Late this summer, Chicago turned a green roof into its first major rooftop farm. At 20,000 square feet, it's the largest soil-based rooftop farm in the Midwest, according to the Chicago Botanic Garden, which maintains the farm through its Windy City Harvest program.

"We took a space that was already a productive green roof, and we said, 'Why not take that one step further and grow vegetables on it?' " says Angie Mason, director of the Chicago Botanic Garden's urban agriculture programs. That required adding lots of soil amendment, or nutrients, to the rocky medium already up there.

The farm sits atop McCormick Place, the largest convention center in North America, and the goal is for it to supply the center's food service company, SAVOR... Chicago, with between 8,000 to 12,000 pounds of food a year — more than 10,000 servings. It sounds like a lot, but SAVOR serves about 3 million people a year at McCormick Place.

In the first season, Mason says the Windy City Harvest farmers, which include underemployed ex-offenders, will be growing kale, collards, carrots, radishes, peppers, beans, beets, cherry tomatoes and various herbs at the McCormick Place farm. The project's coordinators chose these crops because they're well-suited to a rooftop setting and they're fast-growing.

Over the next few years, Mason says, the plan is to expand the farm to other sections of the McCormick Center roof for a total of 3 acres of cultivation. That would make it the biggest rooftop farm in the U.S., bigger than Brooklyn Grange, which operates a farm of 2.5 acres, or 108,000 square feet, on two roofs in New York City.

Joe Nasr, with the Centre for Studies in Food Security at Ryerson University in Toronto, says projects like these are part of a larger trend toward expanding food production in cities.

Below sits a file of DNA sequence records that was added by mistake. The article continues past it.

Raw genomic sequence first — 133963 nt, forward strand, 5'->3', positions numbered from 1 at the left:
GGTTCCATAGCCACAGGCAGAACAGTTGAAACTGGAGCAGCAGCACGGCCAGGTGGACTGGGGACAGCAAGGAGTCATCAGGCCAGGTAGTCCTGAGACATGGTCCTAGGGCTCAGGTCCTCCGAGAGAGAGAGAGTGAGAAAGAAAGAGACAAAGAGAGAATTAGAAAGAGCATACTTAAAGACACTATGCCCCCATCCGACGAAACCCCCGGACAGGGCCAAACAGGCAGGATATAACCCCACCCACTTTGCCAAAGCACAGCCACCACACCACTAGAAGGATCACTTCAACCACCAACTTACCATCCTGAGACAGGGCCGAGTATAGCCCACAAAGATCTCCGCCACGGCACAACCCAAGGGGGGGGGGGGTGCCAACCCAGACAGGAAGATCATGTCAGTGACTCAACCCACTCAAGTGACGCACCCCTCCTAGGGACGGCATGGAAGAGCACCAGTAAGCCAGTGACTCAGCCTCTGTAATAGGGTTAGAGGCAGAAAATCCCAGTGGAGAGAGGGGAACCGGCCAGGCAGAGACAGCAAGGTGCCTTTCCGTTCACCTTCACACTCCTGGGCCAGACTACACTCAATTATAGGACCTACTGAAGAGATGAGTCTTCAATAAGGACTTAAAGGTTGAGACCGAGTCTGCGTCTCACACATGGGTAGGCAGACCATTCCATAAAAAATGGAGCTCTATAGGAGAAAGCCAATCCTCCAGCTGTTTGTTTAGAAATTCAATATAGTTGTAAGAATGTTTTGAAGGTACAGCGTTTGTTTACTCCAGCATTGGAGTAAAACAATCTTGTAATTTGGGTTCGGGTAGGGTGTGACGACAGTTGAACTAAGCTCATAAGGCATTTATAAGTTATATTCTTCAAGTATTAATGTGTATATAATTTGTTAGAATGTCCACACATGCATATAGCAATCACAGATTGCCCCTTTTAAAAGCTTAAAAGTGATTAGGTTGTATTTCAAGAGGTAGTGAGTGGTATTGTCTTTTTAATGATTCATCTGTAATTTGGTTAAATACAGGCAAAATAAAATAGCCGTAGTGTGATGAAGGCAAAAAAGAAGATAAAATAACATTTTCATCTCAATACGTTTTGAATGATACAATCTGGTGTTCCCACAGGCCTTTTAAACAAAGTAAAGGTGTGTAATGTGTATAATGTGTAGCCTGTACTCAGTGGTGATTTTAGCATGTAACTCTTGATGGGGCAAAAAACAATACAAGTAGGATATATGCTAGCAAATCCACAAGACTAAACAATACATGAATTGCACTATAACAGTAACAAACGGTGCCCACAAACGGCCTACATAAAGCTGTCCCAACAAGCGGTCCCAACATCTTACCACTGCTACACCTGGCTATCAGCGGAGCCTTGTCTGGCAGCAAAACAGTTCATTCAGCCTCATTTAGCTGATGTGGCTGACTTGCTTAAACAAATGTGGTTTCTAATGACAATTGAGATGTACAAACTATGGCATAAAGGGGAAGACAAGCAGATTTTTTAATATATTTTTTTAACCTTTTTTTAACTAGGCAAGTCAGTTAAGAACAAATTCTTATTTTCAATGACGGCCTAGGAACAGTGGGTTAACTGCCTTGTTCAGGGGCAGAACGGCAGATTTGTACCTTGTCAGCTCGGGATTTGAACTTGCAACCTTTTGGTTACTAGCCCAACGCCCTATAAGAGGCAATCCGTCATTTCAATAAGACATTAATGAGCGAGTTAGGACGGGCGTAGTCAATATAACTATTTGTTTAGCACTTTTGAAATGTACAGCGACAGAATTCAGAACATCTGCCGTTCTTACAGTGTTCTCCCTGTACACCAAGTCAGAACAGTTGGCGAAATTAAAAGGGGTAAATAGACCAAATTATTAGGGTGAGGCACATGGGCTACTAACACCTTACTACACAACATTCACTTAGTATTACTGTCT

"Rooftops will be part of the mix of urban spaces that will be increasingly used to 'scale up' urban agriculture," Nasr told The Salt in an email.

And roof farms in particular can offer a wide array of perks to the building owners.

"When it is feasible to do so, you would be adding benefits to whatever the green roof [already] provides: food, space for community gathering and teaching in many cases, increased biodiversity (depending on the roof) and care for the roof — many green roofs fail because they are out of sight, out of mind, thus neglected," Nasr says.

So why don't we see more of these rooftop urban farms?

According to Mason, urban farmers are just beginning to figure out how to make them work. And they're learning that not every green roof is well-suited for farming.

"You're looking at liability and insurance risk of having people on a rooftop, and then you've got to make sure it's structurally sound enough to withstand the extra soil weight for production," says Mason. "And you've got to make sure that you're training people so that they aren't compromising the rooftop membrane" and damaging it.

Nasr agrees that there are many obstacles to transforming more green roofs into farms: from permitting, to delivering soil and water to the roof, to dealing with growing conditions that are typical of roofs (sun, wind, snow).

But for urban farmers who can find a roof and building owners who will get on board, the potential benefits are worth pursuing, he says. And Mason says she sees plenty of opportunity in Chicago to convert more green roofs into farms — and plenty of building owners interested in burnishing their green credentials.

Of course, you don't have to go as big as a farm to take advantage of the space and sunlight on a roof to grow food. People have been container-gardening on roofs for a long time, and as we reported, this form of micro-gardening is taking off.

Copyright 2013 NPR. To see more, visit http://www.npr.org/.